However, Australia’s Future Fund is a relatively small player in the global trend that has seen 411 international investors making an estimated $US402 billion available to the nuclear weapons industry since 2011, either as investments or loans.
These figures are contained in the report “Don’t Bank on the Bomb”, released earlier this month by Dutch peace organisation IKV Pax Christi (PAX). It details how Australian banking institutions, including ANZ, the Commonwealth Bank, Macquarie Group, Platinum Investment Management and Westpac, have financed an estimated $US4.6 billion for nuclear weapons producers since 2011.
The money is used to modernise old nuclear warheads and assemble new ones, build missiles and launchers, and update the technology that supports them. While most of that money comes directly from taxes collected in nuclear-armed countries, private-sector investors and banks from non-nuclear-armed countries (including Australia) provide the missing financing to maintain nuclear arsenals.
ANZ and Westpac have both provided sizeable loans (totalling more than $US200 million) to Honeywell International, a US company that manufactures components for nuclear weapons, as well as being involved in tritium production and the life-extension program for the US Navy’s Trident II nuclear missiles. Westpac has also made $US380 million in loans available to companies such as Boeing, the manufacturer and now maintenance supplier of the US’s Minuteman III nuclear intercontinental ballistic missiles arsenal, and URS, which manages US nuclear weapons facilities such as Los Alamos National Laboratory and provides electronics systems support for the Trident missile program.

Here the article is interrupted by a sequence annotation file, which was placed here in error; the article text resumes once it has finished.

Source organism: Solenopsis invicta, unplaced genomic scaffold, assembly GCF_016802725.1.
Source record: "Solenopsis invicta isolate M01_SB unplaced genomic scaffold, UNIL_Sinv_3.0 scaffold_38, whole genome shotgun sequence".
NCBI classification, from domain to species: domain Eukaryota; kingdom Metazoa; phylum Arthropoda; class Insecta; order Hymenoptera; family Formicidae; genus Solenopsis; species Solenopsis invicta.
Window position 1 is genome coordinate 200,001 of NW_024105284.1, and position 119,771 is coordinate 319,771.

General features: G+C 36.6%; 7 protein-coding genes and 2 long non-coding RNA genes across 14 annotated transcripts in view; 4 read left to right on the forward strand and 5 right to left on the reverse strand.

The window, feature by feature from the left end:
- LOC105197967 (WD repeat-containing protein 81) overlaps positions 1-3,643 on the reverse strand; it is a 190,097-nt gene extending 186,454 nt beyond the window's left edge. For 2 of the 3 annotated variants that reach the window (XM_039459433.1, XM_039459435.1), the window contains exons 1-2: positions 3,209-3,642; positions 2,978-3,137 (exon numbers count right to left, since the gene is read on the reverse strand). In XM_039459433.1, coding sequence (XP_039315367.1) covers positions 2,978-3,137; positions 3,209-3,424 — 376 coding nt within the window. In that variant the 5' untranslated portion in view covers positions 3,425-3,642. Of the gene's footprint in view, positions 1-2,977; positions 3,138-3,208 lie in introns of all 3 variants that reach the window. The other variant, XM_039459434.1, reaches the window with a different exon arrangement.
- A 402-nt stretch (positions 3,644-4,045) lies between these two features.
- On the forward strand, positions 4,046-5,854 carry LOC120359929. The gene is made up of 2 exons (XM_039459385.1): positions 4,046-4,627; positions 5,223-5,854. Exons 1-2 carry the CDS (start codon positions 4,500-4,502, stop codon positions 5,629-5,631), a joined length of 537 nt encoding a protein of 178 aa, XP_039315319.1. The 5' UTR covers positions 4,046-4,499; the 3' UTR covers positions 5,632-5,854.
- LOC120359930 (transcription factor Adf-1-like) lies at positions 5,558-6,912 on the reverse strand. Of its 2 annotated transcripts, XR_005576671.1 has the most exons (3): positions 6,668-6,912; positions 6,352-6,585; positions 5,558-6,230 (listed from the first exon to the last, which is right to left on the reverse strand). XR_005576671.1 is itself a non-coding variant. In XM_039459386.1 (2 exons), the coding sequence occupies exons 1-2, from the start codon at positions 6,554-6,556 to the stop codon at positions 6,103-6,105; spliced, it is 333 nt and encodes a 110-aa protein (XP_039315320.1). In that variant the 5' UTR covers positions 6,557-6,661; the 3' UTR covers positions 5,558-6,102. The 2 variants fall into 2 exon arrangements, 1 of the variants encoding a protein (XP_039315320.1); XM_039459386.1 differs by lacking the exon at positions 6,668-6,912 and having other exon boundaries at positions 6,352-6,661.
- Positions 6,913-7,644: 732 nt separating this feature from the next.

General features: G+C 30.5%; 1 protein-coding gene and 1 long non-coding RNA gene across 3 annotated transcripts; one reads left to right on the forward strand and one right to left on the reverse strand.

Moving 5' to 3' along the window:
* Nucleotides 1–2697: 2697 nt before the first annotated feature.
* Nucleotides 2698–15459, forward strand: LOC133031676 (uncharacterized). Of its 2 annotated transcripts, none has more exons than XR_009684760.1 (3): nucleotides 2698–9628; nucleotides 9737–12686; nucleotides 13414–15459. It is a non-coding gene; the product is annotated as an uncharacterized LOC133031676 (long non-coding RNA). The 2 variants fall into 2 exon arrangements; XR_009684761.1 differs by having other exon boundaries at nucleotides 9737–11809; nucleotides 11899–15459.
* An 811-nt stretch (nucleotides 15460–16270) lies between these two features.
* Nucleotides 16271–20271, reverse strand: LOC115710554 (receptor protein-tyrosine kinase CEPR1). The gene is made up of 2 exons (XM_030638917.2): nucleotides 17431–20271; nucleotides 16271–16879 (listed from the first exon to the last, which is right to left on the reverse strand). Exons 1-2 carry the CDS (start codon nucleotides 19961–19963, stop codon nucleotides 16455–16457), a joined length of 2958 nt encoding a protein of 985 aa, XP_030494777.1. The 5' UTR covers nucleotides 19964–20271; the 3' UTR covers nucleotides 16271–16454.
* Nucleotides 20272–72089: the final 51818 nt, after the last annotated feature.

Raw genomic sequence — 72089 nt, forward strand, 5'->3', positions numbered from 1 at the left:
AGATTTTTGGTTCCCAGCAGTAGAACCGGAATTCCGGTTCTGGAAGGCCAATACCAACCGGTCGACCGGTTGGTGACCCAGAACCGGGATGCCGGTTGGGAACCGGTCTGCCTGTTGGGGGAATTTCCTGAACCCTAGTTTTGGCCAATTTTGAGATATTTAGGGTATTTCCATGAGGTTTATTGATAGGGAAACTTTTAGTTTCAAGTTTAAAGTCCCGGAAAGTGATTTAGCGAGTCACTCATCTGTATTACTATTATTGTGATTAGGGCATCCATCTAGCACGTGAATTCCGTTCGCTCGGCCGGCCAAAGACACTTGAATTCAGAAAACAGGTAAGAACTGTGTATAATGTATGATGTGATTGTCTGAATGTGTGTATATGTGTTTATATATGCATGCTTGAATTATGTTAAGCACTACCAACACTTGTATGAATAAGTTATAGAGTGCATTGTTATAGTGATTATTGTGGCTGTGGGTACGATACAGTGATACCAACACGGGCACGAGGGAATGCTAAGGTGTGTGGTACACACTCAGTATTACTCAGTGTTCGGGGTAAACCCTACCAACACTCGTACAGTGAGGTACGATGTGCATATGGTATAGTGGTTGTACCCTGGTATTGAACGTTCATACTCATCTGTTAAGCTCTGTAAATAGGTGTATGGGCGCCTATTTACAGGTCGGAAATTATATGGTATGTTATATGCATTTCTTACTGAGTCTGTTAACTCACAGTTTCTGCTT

A Westpac spokesperson referred to the bank’s “Financing the Defence Sector” policy, which states: “Westpac will not provide direct financing for controversial weapons.” The policy further notes that these “include those weapons which are banned by international arms control treaties ratified by Australia, such as cluster munitions and anti-personnel landmines”.
However, the spokesperson said this policy “does not preclude us from having banking relationships with organisations in this sector as it relates to other parts of their business. For example, the development of aircraft used for peacekeeping missions or production of equipment used for working with communities after natural disasters.”